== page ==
Harsanyi: Bakery case is fight for free expression
Recently, the Supreme Court agreed to hear the case of Masterpiece Cakeshop owner Jack Phillips, the man who refused to create a specialty wedding cake for a same-sex couple in Colorado in 2012. Yet the stories that dominate coverage distort the public’s understanding of the case and its serious implications.
For one thing, no matter how many times people repeat it, the case isn’t about discrimination or challenging gay marriage. But when the news broke, USA Today tweeted, “The Supreme Court has agreed to reopen the national debate over same-sex marriage.” The headline (and story) on the website was worse; it read, “Supreme Court will hear religious liberty challenge to gay weddings.” Others similarly framed the case. (And, don’t worry, “religious liberty” is almost always solidly ensconced inside quotation marks to indicate that social conservatives are just using it as a facade.)
There is an impulse to frame every issue as a clash between the tolerant and the closed-minded. But the Masterpiece case doesn’t challenge, undermine or relitigate the issue of same-sex marriage in America. Gay marriage wasn’t even legal in Colorado when this incident occurred.
A person with only passing interest in this case might be led to believe that Phillips is fighting to hang a “No Gays Allowed” sign in his shop. In truth, he never refused to serve a gay couple. He didn’t even really refuse to sell David Mullins and Charlie Craig a wedding cake. What Phillips did was refuse to use his skills to design and bake a unique cake for a gay wedding. Phillips didn’t query about anyone’s sexual orientation. It was the Colorado Civil Rights Commission that took it upon itself to peer into Phillips’ soul, indict him and destroy his business over a thought crime.
Like many other bakers, florists, photographers and musicians — and millions of other Christians — Phillips holds genuine longstanding religious convictions. If Mullins and Craig had demanded that Phillips create an erotic-themed cake, the baker would have similarly refused for religious reasons, just as he had with other costumers. It’s not the people; it’s the message.
In its tortured decision, the Colorado Court of Appeals admitted as much, contending that while Phillips didn’t overtly discriminate against the couple, “the act of same-sex marriage is closely correlated to Craig’s and Mullins’ sexual orientation,” so it could divine his real intentions.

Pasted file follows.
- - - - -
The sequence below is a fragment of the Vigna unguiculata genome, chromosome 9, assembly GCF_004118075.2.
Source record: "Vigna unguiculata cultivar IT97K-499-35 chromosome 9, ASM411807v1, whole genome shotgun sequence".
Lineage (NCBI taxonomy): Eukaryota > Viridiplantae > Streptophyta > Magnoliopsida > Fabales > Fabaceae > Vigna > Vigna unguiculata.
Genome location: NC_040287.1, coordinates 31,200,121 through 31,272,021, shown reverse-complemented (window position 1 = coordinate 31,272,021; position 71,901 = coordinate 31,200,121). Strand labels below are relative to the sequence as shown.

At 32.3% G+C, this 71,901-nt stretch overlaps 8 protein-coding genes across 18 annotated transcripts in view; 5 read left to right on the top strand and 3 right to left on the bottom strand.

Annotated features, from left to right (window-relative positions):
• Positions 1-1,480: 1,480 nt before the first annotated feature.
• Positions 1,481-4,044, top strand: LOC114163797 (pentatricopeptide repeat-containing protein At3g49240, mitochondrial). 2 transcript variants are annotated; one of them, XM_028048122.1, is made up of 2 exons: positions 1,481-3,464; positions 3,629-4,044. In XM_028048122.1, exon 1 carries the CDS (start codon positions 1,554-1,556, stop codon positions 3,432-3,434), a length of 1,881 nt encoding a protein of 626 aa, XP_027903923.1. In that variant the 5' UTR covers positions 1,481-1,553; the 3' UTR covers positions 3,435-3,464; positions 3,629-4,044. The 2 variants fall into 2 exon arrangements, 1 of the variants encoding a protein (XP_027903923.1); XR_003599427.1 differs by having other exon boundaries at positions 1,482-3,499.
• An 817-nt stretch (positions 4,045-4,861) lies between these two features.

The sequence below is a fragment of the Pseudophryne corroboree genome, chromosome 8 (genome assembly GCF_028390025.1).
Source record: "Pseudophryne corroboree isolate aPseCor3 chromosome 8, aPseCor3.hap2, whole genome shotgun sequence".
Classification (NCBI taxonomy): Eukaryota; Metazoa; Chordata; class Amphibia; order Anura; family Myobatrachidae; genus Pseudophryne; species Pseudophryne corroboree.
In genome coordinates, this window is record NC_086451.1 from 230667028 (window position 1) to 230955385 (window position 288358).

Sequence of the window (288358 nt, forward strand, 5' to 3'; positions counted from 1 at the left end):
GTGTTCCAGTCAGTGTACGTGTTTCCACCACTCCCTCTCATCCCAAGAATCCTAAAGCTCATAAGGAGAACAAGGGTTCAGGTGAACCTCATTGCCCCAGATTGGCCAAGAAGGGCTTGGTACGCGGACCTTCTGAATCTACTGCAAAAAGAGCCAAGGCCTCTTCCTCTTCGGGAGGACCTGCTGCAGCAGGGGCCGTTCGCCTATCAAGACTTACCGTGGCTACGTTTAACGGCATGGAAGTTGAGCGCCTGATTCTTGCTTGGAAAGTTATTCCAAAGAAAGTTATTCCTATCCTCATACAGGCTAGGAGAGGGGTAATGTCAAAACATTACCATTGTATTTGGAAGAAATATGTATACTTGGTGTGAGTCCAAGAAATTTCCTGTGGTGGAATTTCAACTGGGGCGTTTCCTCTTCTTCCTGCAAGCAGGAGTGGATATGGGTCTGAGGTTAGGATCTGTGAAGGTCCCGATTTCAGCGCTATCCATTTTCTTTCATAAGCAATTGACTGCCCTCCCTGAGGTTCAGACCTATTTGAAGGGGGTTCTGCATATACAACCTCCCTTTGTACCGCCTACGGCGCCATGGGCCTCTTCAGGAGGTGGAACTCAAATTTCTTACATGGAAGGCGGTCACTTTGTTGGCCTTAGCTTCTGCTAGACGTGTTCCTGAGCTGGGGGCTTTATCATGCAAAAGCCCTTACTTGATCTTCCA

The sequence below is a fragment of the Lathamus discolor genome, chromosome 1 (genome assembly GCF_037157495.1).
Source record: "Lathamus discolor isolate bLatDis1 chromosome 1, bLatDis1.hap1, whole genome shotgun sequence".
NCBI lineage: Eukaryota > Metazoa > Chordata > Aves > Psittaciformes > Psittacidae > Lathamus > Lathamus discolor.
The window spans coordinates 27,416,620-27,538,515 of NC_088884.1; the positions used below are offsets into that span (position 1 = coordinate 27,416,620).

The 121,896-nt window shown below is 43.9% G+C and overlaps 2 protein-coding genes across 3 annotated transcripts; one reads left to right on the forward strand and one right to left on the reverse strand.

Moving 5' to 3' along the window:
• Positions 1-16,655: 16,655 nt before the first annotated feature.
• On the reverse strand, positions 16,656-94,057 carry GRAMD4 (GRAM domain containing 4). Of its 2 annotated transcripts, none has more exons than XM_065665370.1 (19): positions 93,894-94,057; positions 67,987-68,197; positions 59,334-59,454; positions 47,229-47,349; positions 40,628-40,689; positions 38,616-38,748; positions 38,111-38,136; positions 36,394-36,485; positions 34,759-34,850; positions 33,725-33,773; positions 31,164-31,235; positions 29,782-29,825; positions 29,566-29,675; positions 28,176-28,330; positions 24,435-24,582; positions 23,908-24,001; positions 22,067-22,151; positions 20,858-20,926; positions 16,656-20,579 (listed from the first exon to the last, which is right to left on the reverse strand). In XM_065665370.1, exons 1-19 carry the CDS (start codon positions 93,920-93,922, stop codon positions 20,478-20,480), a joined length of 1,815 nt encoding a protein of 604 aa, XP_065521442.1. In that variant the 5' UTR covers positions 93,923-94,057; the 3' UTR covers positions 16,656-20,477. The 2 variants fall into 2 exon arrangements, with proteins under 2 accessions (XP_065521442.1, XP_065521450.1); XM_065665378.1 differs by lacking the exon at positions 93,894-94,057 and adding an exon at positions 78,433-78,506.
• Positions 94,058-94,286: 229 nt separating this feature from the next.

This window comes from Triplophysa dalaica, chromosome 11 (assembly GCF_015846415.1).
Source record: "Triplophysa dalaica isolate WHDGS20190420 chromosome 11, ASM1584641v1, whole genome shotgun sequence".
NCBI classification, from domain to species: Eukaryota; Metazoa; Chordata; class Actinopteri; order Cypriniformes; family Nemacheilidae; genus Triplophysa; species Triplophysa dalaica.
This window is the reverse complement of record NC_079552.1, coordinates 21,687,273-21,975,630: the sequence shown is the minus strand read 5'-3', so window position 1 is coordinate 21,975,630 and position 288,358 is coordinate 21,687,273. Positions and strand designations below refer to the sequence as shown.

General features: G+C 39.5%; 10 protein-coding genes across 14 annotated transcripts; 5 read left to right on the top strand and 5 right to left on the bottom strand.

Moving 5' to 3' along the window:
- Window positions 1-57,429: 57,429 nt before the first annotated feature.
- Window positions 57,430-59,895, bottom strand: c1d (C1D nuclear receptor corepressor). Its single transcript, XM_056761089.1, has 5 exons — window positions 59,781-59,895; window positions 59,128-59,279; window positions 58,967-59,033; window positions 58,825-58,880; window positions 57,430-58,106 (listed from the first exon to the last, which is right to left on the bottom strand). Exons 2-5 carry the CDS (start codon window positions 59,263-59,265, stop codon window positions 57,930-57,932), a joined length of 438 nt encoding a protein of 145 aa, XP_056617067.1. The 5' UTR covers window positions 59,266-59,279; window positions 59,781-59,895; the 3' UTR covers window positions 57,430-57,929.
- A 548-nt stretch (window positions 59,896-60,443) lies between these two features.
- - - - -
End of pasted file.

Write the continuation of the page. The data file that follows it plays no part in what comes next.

In other words, the threshold for denying religious liberty and free expression is the presence of advocacy or a political opinion that conflates with faith. The court has effectively tasked itself with determining when religion is allowed to matter to you. Or, in other words, if SCOTUS upholds the lower court ruling, it will empower unelected civil rights commissions — which are typically stacked with hard-left authoritarians — to decide when your religious actions are appropriate.
How could any honest person believe this was the Constitution’s intent? There was a time, I’m told, when the state wouldn’t substantially burden religious exercise and would use the least restrictive means to further compelling interests. Today, the state can substantially burden a Christian because he’s hurt the wrong person’s feelings.
Judging from the emails and social media reactions I’ve gotten regarding this case, people are not only instinctively antagonistic because of the players involved, but also because they don’t understand the facts. In this era of identity politics, some have been programed to reflexively side with the person making accusations of status-based discrimination, all in an effort to empower the state to coerce a minority of people to see the world their way.
Well, not all people. In 2014, a Christian activist named William Jack went to a Colorado bakery and requested two cakes in the shape of a Bible, one to be decorated with the Bible verses “God hates sin. Psalm 45:7” and “Homosexuality is a detestable sin. Leviticus 18:22,” and the other cake to be decorated with another passage. The bakery refused. Even though Christians are a protected group, the Colorado Civil Rights Division threw out the case. The American Civil Liberties Union called the passages “obscenities.” I guess the Bible doesn’t “correlate” closely enough with a Christian’s identity.
Or perhaps we’ve finally established a state religion in this country: It’s run on the dogma of “social justice.”
David Harsanyi is a senior editor at the Federalist.